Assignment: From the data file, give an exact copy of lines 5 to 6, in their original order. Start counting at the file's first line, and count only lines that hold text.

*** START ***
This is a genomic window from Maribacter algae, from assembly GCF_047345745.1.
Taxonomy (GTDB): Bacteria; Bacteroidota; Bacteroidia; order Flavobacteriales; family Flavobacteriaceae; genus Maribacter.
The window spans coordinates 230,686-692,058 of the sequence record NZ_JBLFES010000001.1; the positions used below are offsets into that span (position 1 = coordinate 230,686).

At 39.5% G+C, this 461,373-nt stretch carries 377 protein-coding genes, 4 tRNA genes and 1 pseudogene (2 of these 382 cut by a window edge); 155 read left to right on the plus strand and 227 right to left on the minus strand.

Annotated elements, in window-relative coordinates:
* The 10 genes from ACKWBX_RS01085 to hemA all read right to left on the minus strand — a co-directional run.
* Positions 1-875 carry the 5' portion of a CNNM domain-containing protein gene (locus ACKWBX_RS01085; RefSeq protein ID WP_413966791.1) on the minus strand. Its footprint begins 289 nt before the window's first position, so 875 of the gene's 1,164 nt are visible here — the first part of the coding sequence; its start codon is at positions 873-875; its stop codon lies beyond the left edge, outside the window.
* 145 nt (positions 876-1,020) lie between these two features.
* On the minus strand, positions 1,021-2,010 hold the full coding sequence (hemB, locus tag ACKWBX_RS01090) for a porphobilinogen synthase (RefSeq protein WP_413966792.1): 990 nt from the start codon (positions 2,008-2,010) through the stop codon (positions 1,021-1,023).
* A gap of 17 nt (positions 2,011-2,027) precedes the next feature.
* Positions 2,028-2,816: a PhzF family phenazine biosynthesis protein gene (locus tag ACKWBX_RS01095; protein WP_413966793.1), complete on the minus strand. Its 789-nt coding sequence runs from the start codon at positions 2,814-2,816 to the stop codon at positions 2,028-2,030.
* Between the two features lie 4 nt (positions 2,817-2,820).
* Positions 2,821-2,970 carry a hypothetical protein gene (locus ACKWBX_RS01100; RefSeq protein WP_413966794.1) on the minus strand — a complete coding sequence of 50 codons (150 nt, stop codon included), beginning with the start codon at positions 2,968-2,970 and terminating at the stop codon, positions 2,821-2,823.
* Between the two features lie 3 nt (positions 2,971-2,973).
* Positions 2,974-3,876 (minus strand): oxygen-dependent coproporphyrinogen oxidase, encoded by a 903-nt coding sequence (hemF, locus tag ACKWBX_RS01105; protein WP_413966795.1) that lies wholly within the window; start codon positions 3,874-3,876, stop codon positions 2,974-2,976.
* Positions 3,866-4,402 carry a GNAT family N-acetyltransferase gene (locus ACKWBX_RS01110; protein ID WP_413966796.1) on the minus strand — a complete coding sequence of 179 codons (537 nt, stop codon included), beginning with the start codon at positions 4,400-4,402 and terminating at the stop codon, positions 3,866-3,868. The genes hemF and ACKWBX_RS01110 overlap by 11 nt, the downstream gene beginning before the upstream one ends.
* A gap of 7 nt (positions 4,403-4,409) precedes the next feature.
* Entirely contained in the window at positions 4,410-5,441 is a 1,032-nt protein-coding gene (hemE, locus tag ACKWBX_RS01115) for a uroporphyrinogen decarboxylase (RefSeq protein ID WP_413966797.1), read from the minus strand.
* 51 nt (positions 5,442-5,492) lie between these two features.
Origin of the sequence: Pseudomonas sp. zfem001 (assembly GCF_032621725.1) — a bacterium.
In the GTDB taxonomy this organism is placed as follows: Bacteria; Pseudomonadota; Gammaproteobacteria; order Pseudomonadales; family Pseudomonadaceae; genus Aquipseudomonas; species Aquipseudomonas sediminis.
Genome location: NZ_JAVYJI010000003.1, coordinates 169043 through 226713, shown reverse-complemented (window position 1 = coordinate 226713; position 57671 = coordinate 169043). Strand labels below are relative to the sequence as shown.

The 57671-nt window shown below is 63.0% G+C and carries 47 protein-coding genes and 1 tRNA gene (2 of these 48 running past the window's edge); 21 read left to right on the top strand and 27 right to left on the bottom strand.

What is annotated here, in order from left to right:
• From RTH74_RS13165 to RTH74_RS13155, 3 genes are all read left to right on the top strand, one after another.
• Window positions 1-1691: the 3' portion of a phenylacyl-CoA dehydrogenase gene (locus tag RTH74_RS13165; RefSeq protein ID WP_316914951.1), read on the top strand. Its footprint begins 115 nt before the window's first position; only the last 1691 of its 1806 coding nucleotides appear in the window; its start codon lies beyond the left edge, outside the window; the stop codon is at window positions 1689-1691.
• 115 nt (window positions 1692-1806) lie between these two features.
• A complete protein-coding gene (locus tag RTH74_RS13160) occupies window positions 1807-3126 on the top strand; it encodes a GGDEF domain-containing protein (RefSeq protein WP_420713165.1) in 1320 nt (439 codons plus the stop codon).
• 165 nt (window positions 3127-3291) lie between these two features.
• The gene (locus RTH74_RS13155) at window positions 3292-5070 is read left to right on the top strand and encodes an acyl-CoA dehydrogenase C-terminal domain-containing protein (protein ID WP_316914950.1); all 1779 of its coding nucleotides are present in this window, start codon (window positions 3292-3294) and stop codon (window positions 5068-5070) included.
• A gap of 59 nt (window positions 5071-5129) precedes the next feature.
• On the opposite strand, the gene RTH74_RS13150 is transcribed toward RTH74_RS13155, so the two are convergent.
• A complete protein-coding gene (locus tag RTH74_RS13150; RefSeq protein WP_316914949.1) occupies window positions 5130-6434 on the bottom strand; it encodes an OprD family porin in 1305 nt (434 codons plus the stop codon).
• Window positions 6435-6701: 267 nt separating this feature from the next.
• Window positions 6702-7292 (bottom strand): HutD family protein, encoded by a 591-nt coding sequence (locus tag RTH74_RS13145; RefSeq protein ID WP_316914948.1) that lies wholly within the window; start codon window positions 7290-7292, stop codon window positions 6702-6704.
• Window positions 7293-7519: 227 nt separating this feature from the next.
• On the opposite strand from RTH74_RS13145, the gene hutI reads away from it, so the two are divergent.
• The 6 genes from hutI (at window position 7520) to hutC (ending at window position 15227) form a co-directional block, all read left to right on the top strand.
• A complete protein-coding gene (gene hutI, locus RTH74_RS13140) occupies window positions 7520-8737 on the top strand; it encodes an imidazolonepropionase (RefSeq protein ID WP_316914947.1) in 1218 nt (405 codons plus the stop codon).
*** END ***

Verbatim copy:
Annotated elements, in window-relative coordinates:
* The 10 genes from ACKWBX_RS01085 to hemA all read right to left on the minus strand — a co-directional run.